Keep these rules in mind when you decide to prune, keep it healthy. Remove all dead, sick, or injured branches, keep it strong. Remove or reduce the length of the stems that compete with the main leader, keeping it even. Remove branches that cross or touch each other and those that seem out of place, keep it small.
Pruning occurs when branches are selectively removed from a tree. The goal is to eliminate unwanted branches, improve the structure of the tree and direct new, healthy growth. If you prune at the wrong time, you can damage the plant or eliminate its ability to flower year-round. As you can see in the graphic above, the worst time to prune almost anything is in late summer or fall.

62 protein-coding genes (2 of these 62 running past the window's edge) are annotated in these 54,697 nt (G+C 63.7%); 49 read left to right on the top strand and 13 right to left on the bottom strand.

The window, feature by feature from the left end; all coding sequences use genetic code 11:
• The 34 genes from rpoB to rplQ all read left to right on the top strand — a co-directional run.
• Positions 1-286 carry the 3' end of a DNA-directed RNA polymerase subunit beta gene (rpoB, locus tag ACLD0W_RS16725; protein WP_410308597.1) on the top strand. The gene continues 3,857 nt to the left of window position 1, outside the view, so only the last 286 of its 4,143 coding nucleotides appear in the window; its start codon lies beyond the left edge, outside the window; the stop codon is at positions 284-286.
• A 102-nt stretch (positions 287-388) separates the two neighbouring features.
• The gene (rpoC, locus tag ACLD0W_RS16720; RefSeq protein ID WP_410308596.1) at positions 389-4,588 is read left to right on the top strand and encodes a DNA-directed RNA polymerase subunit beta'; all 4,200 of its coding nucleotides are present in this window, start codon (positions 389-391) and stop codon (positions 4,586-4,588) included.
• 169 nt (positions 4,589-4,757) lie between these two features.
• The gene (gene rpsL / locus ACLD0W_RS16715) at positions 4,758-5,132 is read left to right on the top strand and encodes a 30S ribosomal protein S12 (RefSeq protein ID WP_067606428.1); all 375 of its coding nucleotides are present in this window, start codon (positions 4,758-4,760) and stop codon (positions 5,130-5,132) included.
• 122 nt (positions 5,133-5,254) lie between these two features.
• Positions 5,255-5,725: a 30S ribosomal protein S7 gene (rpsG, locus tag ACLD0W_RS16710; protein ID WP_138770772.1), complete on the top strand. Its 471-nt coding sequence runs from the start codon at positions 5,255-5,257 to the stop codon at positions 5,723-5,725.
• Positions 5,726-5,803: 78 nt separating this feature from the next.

Young trees that are improperly pruned or not pruned at all for several years may require intensive pruning to remove larger branches and prevent trees from deforming. If you remember the golden rule (prune for a reason), nine times out of ten you'll make a good decision for your plants and gardens, and your shrubs and trees will thank you for it with years of healthy growth. The last thing you want to do is pick up your clippers and go to town in your trees or shrubs for no good reason. Remember that each cut has the potential to change the growth of the tree, so it's important to set a goal for why the tree will be pruned.